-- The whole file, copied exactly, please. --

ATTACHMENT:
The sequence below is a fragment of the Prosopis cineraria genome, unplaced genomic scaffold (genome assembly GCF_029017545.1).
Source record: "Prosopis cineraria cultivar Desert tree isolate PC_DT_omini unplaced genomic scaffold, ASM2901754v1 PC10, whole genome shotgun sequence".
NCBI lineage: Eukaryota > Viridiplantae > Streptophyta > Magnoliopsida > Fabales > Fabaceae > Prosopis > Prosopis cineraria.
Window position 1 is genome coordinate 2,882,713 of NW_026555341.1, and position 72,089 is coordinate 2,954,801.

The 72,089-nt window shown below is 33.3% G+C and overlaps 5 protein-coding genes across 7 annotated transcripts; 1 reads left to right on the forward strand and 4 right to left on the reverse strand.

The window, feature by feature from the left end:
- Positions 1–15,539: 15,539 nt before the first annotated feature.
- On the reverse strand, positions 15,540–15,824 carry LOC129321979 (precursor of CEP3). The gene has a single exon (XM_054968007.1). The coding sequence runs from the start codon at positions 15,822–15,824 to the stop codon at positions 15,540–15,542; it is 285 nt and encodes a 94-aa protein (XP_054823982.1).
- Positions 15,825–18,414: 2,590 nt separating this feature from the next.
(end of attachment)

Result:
The sequence below is a fragment of the Prosopis cineraria genome, unplaced genomic scaffold (genome assembly GCF_029017545.1).
Source record: "Prosopis cineraria cultivar Desert tree isolate PC_DT_omini unplaced genomic scaffold, ASM2901754v1 PC10, whole genome shotgun sequence".
NCBI lineage: Eukaryota > Viridiplantae > Streptophyta > Magnoliopsida > Fabales > Fabaceae > Prosopis > Prosopis cineraria.
Window position 1 is genome coordinate 2,882,713 of NW_026555341.1, and position 72,089 is coordinate 2,954,801.

The 72,089-nt window shown below is 33.3% G+C and overlaps 5 protein-coding genes across 7 annotated transcripts; 1 reads left to right on the forward strand and 4 right to left on the reverse strand.

The window, feature by feature from the left end:
- Positions 1–15,539: 15,539 nt before the first annotated feature.
- On the reverse strand, positions 15,540–15,824 carry LOC129321979 (precursor of CEP3). The gene has a single exon (XM_054968007.1). The coding sequence runs from the start codon at positions 15,822–15,824 to the stop codon at positions 15,540–15,542; it is 285 nt and encodes a 94-aa protein (XP_054823982.1).
- Positions 15,825–18,414: 2,590 nt separating this feature from the next.